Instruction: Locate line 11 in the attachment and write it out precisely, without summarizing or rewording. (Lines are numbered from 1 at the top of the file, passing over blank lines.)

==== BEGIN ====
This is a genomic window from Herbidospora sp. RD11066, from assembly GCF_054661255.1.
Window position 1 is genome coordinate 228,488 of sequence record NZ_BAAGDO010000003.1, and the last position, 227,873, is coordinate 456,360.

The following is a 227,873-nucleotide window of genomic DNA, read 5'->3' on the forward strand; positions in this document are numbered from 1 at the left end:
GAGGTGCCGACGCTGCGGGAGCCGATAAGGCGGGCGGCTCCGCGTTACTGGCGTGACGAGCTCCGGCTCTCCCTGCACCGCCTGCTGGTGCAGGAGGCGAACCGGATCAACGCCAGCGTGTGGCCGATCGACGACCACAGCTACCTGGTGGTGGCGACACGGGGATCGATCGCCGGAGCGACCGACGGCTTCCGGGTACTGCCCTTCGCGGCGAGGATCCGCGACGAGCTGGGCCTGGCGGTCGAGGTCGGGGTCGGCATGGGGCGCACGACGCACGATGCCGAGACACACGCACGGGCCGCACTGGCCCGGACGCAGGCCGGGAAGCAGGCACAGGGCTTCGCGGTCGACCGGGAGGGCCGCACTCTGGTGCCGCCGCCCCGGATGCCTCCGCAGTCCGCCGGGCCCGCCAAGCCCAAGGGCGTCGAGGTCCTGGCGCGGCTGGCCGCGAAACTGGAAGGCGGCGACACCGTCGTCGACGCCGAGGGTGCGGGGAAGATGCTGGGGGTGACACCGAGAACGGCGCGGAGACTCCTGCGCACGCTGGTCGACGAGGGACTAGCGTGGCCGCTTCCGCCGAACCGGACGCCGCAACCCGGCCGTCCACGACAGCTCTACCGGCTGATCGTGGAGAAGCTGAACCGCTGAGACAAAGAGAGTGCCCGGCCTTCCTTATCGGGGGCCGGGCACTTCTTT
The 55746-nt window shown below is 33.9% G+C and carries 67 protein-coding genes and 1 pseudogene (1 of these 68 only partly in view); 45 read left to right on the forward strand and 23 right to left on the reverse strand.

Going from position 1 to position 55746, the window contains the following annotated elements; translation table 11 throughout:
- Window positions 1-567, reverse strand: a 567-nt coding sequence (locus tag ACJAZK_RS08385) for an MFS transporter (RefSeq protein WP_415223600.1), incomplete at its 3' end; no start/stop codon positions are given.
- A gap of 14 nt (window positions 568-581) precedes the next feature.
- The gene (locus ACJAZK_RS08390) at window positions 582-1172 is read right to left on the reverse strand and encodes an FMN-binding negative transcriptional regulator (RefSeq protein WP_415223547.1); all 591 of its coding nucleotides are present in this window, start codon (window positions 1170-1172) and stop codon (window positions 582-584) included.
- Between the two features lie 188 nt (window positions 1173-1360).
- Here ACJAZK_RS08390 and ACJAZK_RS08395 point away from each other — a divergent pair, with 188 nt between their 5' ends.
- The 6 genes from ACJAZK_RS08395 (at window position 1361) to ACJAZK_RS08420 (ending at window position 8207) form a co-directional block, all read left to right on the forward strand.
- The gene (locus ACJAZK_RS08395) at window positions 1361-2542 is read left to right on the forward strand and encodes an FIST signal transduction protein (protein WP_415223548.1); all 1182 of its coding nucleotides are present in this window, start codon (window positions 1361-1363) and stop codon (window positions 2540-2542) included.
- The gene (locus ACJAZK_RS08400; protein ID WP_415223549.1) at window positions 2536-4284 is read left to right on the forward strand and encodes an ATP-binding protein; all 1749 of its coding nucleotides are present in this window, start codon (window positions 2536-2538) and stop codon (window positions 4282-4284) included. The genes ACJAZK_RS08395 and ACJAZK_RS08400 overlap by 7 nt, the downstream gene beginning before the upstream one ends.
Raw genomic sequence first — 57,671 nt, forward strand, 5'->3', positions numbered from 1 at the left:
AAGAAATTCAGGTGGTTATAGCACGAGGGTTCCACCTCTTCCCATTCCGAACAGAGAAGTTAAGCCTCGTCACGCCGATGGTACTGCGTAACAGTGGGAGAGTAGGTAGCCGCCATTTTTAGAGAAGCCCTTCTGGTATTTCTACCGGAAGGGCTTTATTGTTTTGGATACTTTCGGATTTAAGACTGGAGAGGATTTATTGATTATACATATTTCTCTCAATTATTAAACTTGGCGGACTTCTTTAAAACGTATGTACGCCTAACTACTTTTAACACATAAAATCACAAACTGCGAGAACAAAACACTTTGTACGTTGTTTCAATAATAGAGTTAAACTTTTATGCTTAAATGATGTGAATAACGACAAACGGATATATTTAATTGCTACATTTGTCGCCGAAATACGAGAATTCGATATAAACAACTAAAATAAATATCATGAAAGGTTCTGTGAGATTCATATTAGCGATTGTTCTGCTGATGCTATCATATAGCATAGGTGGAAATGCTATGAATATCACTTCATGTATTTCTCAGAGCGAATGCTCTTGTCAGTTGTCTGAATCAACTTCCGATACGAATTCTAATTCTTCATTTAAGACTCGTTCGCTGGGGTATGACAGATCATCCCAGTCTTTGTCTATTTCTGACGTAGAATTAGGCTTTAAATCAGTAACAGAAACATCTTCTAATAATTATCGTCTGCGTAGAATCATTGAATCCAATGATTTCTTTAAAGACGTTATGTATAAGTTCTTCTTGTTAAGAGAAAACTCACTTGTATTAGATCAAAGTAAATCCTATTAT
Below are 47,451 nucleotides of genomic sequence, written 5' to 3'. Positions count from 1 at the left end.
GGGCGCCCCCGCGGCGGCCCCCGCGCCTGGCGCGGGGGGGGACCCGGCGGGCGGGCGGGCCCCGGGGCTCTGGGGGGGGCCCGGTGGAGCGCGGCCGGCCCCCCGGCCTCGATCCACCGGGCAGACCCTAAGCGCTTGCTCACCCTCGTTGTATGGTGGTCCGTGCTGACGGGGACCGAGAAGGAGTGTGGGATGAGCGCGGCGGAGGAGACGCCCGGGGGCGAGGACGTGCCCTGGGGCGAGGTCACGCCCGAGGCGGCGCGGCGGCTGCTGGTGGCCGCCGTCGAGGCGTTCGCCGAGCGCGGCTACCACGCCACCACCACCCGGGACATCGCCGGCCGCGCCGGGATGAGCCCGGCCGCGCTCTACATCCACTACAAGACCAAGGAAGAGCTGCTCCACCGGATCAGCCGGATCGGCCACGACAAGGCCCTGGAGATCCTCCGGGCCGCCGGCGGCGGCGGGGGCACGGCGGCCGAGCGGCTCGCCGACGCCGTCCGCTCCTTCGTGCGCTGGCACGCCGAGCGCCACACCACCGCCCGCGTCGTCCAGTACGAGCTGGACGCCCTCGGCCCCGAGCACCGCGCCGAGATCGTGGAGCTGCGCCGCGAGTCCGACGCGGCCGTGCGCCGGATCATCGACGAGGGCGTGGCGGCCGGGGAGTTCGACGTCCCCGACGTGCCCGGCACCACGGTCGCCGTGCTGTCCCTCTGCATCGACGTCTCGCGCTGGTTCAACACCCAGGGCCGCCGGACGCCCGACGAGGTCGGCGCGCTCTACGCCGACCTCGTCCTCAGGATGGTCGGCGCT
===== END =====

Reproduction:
- Here ACJAZK_RS08390 and ACJAZK_RS08395 point away from each other — a divergent pair, with 188 nt between their 5' ends.